Quinn: Silicon Valley, the land of dynamic duos

Quinn: Silicon Valley, the land of dynamic duos


By Michelle Quinn mquinn@mercurynews.com

Saturday, June 21, 2014 - 6:00 a.m.


Steve Jobs delivers the keynote speech at MacWorld in San Francisco on Jan. 10, 2006, in front of a picture of himself and Apple co-founder Steve Wozniak. (KARL MONDON/Staff file photo)


Americans admire the lone-wolf myth, and in business that means the bold industrialist creating something from nothing.

But in Silicon Valley, we tend to celebrate duos, cultural icons linked forever like Simon and Garfunkel, or Sonny and Cher.

There's Bill and Dave, Jerry and David, Sergey and Larry. And of course Woz and Jobs.

"The great thing about pairs is that they got each other's back," said Michael Malone, the Silicon Valley chronicler who recently co-wrote a book about the science of teams, which is expected out in early 2015. "Pairs are the most stable of all teams because they are small. They are very resilient. They can move quickly."

I started thinking about this topic after Chad Hurley and Steve Chen, co-founders of YouTube, announced they were going their separate ways after running the incubator.


When I met the pair in 2006 in the early days of YouTube, they had an easygoing, warm rapport that made their endeavor seem more fun than stressful. (The other YouTube co-founder, Jawed Karim, chose to stay in school rather than help run the firm.)

Years later, the Hurley/Chen relationship still seems to be working.

"We'll be fine," Hurley told TechCrunch about the breakup.

"We won't be fine," Chen countered with a smile, adding that they could drop in on each other's work.

Not every tech company is started by two -- there's the Twitter Three and the Facebook Five, for instance. But about 40 percent are, according to Noam Wasserman, a professor of Harvard Business School. "In general, teams should have founding capabilities that cover both their 'build' challenges and their 'sell' challenges, and it's rare that a single person is steeped in both," he said.

In some circles, the co-founder model has become so ingrained that investors require an entrepreneur to find a partner. Indeed, Paul Graham, the co-founder of the incubator Y Combinator, reportedly told Drew Houston, Dropbox's chief executive, that he needed a co-founder to be accepted into the organization. Houston got one.

Tech startups are an "emotional roller coaster of constant self-reflection and self-questioning," said Micah Baldwin, a serial entrepreneur and startup adviser. "That shared experience just makes it easier."

Baldwin tells startups they need a "hustler," essentially a sales/business person, and a "hacker," someone who can solve problems.

"Can you have a child by yourself?" said Jessica Alter, co-founder of FounderDating, a service that helps entrepreneurs and investors match up people. "Sure, but it's so much harder." In her case, her co-founder was "someone to bounce ideas off of, gut check with, lean on, split responsibilities with," she said. They are no longer together.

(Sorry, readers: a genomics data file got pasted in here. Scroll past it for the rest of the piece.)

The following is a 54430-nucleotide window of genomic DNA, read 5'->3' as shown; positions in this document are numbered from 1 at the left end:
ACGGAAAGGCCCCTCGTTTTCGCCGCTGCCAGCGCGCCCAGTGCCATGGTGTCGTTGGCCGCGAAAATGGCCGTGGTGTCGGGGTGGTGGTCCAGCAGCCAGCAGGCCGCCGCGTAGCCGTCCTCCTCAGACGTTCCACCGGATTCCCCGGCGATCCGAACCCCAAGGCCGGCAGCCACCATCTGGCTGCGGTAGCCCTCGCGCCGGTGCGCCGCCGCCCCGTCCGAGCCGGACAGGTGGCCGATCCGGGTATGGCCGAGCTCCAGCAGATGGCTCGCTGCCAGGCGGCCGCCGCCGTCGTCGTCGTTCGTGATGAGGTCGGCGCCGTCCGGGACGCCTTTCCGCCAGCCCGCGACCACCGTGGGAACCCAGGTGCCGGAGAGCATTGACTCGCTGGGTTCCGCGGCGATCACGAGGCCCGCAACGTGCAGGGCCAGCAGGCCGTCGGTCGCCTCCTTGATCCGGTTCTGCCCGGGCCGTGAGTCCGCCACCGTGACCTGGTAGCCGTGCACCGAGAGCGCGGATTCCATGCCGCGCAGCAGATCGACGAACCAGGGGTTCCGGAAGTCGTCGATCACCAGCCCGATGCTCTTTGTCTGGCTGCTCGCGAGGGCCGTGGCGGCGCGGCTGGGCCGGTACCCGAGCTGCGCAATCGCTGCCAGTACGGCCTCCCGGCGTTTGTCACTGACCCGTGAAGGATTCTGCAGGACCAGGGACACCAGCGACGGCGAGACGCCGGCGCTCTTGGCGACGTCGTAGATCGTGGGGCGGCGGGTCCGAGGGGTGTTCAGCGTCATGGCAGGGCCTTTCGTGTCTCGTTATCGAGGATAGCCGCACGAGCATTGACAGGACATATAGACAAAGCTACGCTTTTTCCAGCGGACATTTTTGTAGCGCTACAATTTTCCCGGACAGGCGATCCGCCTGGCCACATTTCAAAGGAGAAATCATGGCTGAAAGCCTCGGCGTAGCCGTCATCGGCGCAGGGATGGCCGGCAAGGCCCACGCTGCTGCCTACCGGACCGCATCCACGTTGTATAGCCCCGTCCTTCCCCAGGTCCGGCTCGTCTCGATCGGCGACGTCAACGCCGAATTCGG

Jack Al-Kahwati was trying to start a company for about a year before he found Geraldo Barroeta through FounderDating. They launched Velo Labs and just announced their first product, Skylock, a "smart" bike lock.

Although Al-Kahwati is a mechanical engineer and Barroeta an electrical engineer, "we speak the same language and we get each other at a certain level," said Al-Kahwati. "It helps to have someone you are accountable to. And it helps that we are opposites. I'm more optimistic and he's more pessimistic. When an idea comes up it helps for both of us to take a look at it."

Opposite founders are just one of many types, Malone said.

There are mentor pairs, such as Marc Andreessen and Jim Clark when they co-founded Netscape.

Bill Gates and Paul Allen, the co-founders of Microsoft, were similar types who did better together than apart, Malone said.

Wozniak and Jobs are opposites who came together for a common cause, he said.

There are also pairings that occur after a firm is founded that work as well as any founding pair, like that between Mark Zuckerberg and Sheryl Sandberg, Facebook's chief operating officer, who was not a Facebook co-founder. They are distinct personalities who work well together, Malone said.

Sometimes companies like Oracle that appear forged by one person's will are actually built on a central relationship, with someone running the company day-to-day (Ray Lane) and the other, the public face (Larry Ellison), Malone said.

And when the relationship breaks, as it did in their case, the pain can run deep.

And then there are the soulmates. .

"Hewlett and Packard were the perfect pair," Malone said. "There is no record that they had an argument."

Of course, not many partnerships can be like Bill and Dave's. They showed just one of many ways to start and run a company.

But in Silicon Valley, at least, having two heads is better than one.

Contact Michelle Quinn at 510-394-4196 and mquinn@mercurynews.com. Follow her at Twitter.com/michellequinn.

Famous Tech Pairs

Bill Hewlett and Dave Packard, Hewlett-PackardSteve Jobs and Steve Wozniak, AppleBill Gates and Paul Allen, MicrosoftMarc Andreessen and Jim Clark, NetscapeLarry Page and Sergey Brin, GoogleChad Hurley and Steve Chen, YouTubeData from Noam Wasserman, professor at Harvard Business School, on high-tech teams: Solo founded = 17.5%2 founders = 39.0%3 founders = 21.9%4 founders = 12.2%5+ founders = 8.2%